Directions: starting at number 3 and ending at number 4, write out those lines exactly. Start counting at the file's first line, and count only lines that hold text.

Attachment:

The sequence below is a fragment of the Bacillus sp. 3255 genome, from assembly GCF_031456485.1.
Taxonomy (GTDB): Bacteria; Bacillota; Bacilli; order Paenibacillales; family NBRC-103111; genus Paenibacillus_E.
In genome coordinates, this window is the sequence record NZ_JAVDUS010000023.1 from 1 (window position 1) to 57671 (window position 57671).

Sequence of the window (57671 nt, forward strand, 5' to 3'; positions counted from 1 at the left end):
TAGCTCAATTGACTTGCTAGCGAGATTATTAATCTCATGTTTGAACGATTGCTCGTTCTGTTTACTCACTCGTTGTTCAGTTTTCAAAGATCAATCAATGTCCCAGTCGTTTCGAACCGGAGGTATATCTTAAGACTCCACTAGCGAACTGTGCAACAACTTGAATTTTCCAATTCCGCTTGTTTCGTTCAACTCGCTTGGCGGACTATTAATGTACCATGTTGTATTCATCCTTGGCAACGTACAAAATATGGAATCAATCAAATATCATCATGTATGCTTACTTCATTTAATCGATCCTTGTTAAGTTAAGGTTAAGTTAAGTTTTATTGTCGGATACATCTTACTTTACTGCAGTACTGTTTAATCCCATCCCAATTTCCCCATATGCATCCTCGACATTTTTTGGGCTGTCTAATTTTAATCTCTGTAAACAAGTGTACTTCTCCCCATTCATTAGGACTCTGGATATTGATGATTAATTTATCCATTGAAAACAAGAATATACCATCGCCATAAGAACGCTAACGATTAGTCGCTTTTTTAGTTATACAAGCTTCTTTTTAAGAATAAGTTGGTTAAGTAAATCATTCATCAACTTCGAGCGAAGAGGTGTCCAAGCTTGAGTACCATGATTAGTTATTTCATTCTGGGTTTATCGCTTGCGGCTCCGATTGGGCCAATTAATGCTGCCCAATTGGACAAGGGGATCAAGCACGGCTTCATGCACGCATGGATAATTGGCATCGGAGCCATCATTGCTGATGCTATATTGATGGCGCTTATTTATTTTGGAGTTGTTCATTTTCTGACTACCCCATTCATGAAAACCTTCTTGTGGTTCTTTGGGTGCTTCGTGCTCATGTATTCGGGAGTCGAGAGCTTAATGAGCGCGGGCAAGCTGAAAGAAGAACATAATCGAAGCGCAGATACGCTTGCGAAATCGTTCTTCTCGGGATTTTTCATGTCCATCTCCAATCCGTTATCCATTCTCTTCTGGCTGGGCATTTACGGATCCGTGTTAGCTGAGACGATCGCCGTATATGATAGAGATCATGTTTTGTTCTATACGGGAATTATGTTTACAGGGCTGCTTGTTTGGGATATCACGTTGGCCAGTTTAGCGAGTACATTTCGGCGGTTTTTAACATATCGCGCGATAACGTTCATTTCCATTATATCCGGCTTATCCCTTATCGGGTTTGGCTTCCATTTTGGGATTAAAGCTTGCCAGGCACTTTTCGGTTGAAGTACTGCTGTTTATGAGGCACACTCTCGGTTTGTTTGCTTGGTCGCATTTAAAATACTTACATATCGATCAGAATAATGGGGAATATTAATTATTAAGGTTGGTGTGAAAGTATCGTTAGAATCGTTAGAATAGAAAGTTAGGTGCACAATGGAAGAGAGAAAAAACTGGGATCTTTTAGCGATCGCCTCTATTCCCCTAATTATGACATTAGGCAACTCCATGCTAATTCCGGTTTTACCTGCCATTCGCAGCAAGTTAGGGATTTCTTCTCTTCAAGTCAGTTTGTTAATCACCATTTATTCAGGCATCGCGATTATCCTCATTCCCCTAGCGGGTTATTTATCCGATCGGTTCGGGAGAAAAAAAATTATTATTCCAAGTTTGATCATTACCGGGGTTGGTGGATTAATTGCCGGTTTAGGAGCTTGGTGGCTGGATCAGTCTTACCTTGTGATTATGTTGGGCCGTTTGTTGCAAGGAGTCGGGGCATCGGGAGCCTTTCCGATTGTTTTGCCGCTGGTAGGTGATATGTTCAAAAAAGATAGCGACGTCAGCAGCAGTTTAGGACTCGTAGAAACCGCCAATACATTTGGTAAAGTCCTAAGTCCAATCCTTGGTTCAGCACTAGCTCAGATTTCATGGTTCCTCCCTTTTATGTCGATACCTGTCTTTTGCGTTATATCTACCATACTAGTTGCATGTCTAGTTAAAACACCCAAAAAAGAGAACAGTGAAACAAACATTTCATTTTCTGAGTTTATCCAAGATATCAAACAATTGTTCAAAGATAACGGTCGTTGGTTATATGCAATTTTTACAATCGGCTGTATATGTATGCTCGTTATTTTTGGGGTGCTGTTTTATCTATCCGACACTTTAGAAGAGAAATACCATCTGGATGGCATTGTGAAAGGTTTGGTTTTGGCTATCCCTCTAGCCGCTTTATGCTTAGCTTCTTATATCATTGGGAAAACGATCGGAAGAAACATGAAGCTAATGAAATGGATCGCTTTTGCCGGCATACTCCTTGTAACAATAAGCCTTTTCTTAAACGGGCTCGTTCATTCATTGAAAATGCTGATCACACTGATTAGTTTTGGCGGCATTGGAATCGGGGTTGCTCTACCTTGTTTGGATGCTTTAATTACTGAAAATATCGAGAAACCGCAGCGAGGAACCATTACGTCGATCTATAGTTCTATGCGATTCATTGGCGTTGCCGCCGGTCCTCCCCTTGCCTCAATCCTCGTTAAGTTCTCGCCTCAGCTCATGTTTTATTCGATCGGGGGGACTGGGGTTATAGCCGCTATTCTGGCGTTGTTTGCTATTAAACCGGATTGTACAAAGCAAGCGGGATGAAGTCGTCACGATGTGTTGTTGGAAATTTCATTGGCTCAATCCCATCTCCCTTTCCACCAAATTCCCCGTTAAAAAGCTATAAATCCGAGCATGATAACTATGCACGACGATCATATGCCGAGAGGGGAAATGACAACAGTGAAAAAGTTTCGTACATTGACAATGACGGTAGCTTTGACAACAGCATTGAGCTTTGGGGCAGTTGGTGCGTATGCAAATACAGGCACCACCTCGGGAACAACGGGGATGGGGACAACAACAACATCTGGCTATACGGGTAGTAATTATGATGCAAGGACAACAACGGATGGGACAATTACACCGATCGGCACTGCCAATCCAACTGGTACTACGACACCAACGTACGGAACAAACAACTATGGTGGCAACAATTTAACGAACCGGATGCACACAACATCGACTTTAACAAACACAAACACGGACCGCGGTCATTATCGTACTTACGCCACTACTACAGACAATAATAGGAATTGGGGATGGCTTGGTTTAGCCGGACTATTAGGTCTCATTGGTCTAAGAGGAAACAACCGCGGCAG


In genome coordinates, this window is the sequence record NZ_JAVDUS010000023.1 from 1 (window position 1) to 57671 (window position 57671).

Sequence of the window (57671 nt, forward strand, 5' to 3'; positions counted from 1 at the left end):